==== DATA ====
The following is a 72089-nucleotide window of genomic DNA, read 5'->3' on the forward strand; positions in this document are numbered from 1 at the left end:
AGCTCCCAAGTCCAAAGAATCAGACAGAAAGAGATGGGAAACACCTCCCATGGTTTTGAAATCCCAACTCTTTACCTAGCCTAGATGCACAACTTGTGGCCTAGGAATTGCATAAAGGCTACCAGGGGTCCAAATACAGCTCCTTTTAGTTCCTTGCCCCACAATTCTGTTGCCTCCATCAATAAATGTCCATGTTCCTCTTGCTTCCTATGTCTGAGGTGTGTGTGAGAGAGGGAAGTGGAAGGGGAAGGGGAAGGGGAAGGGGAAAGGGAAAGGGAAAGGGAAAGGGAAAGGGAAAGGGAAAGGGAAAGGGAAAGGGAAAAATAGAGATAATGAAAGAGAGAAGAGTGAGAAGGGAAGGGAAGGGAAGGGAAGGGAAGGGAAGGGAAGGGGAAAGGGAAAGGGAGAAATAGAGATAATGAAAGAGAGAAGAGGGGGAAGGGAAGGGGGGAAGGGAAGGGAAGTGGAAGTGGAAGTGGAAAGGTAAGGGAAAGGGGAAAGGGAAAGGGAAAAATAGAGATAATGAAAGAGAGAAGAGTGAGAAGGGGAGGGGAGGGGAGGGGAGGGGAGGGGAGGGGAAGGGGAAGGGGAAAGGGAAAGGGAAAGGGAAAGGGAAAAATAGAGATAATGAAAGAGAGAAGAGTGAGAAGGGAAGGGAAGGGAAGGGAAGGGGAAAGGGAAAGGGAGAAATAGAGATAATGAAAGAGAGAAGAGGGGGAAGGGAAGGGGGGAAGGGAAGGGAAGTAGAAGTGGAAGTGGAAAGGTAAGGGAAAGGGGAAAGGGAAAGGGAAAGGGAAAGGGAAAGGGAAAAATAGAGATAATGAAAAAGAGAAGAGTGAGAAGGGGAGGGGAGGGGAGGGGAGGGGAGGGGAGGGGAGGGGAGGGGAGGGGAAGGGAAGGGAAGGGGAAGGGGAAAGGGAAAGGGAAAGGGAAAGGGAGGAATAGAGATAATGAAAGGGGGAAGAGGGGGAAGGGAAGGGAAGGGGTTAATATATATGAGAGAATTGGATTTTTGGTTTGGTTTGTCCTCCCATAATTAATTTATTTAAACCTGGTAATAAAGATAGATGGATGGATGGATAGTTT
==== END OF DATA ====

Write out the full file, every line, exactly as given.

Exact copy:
The following is a 72089-nucleotide window of genomic DNA, read 5'->3' on the forward strand; positions in this document are numbered from 1 at the left end:
AGCTCCCAAGTCCAAAGAATCAGACAGAAAGAGATGGGAAACACCTCCCATGGTTTTGAAATCCCAACTCTTTACCTAGCCTAGATGCACAACTTGTGGCCTAGGAATTGCATAAAGGCTACCAGGGGTCCAAATACAGCTCCTTTTAGTTCCTTGCCCCACAATTCTGTTGCCTCCATCAATAAATGTCCATGTTCCTCTTGCTTCCTATGTCTGAGGTGTGTGTGAGAGAGGGAAGTGGAAGGGGAAGGGGAAGGGGAAGGGGAAAGGGAAAGGGAAAGGGAAAGGGAAAGGGAAAGGGAAAGGGAAAGGGAAAGGGAAAAATAGAGATAATGAAAGAGAGAAGAGTGAGAAGGGAAGGGAAGGGAAGGGAAGGGAAGGGAAGGGAAGGGGAAAGGGAAAGGGAGAAATAGAGATAATGAAAGAGAGAAGAGGGGGAAGGGAAGGGGGGAAGGGAAGGGAAGTGGAAGTGGAAGTGGAAAGGTAAGGGAAAGGGGAAAGGGAAAGGGAAAAATAGAGATAATGAAAGAGAGAAGAGTGAGAAGGGGAGGGGAGGGGAGGGGAGGGGAGGGGAGGGGAAGGGGAAGGGGAAAGGGAAAGGGAAAGGGAAAGGGAAAAATAGAGATAATGAAAGAGAGAAGAGTGAGAAGGGAAGGGAAGGGAAGGGAAGGGGAAAGGGAAAGGGAGAAATAGAGATAATGAAAGAGAGAAGAGGGGGAAGGGAAGGGGGGAAGGGAAGGGAAGTAGAAGTGGAAGTGGAAAGGTAAGGGAAAGGGGAAAGGGAAAGGGAAAGGGAAAGGGAAAGGGAAAAATAGAGATAATGAAAAAGAGAAGAGTGAGAAGGGGAGGGGAGGGGAGGGGAGGGGAGGGGAGGGGAGGGGAGGGGAGGGGAAGGGAAGGGAAGGGGAAGGGGAAAGGGAAAGGGAAAGGGAAAGGGAGGAATAGAGATAATGAAAGGGGGAAGAGGGGGAAGGGAAGGGAAGGGGTTAATATATATGAGAGAATTGGATTTTTGGTTTGGTTTGTCCTCCCATAATTAATTTATTTAAACCTGGTAATAAAGATAGATGGATGGATGGATAGTTT